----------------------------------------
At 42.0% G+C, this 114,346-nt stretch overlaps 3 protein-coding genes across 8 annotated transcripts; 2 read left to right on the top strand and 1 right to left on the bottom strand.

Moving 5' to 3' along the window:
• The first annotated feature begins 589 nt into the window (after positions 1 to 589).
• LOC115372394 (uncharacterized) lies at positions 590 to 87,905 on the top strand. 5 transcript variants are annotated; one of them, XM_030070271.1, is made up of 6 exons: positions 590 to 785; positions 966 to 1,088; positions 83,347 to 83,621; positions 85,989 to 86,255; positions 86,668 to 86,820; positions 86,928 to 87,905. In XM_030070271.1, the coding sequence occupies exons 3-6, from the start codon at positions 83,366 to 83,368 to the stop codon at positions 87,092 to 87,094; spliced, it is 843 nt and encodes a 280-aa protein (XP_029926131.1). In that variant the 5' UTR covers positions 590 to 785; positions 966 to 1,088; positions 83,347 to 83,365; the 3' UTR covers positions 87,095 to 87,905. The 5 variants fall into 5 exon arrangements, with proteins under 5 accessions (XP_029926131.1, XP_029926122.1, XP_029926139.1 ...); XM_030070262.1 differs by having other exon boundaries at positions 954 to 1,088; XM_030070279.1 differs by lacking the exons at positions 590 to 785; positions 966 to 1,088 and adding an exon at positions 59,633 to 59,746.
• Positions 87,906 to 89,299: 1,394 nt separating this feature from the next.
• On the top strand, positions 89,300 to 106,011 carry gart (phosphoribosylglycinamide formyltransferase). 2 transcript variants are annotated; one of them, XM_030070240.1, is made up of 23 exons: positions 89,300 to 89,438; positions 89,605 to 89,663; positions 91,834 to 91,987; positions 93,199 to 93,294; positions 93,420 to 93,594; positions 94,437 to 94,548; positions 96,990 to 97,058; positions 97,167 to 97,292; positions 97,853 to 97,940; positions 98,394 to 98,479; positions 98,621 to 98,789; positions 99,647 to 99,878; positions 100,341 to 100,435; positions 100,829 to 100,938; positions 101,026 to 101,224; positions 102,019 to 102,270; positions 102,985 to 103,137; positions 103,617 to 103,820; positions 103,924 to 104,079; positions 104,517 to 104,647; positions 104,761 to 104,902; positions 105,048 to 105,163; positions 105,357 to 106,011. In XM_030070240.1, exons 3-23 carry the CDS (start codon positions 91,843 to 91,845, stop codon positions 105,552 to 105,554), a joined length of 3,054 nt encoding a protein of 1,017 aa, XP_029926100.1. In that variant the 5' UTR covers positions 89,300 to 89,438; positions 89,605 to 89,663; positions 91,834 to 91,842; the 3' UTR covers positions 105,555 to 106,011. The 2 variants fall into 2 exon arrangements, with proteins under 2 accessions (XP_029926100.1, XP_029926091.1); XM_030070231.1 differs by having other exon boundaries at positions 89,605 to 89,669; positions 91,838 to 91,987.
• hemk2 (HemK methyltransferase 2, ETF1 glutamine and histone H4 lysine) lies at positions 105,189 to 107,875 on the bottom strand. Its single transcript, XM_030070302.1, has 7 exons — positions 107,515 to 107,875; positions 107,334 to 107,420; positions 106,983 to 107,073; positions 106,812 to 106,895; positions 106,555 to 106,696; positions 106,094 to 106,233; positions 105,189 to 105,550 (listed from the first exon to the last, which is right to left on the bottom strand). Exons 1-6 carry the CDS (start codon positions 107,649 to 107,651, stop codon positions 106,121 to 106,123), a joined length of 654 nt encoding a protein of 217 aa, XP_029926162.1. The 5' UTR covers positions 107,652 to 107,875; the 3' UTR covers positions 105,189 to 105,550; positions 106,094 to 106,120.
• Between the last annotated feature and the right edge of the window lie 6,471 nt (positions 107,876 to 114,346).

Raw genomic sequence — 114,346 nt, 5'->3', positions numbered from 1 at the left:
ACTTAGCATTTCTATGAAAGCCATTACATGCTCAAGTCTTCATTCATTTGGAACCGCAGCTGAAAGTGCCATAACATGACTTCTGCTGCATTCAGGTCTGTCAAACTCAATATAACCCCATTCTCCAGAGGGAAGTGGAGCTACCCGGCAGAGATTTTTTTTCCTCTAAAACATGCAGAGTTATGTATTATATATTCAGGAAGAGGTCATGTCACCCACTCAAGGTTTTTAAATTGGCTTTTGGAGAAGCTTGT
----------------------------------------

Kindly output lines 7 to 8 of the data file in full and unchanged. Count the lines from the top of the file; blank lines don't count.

• hemk2 (HemK methyltransferase 2, ETF1 glutamine and histone H4 lysine) lies at positions 105,189 to 107,875 on the bottom strand. Its single transcript, XM_030070302.1, has 7 exons — positions 107,515 to 107,875; positions 107,334 to 107,420; positions 106,983 to 107,073; positions 106,812 to 106,895; positions 106,555 to 106,696; positions 106,094 to 106,233; positions 105,189 to 105,550 (listed from the first exon to the last, which is right to left on the bottom strand). Exons 1-6 carry the CDS (start codon positions 107,649 to 107,651, stop codon positions 106,121 to 106,123), a joined length of 654 nt encoding a protein of 217 aa, XP_029926162.1. The 5' UTR covers positions 107,652 to 107,875; the 3' UTR covers positions 105,189 to 105,550; positions 106,094 to 106,120.
• Between the last annotated feature and the right edge of the window lie 6,471 nt (positions 107,876 to 114,346).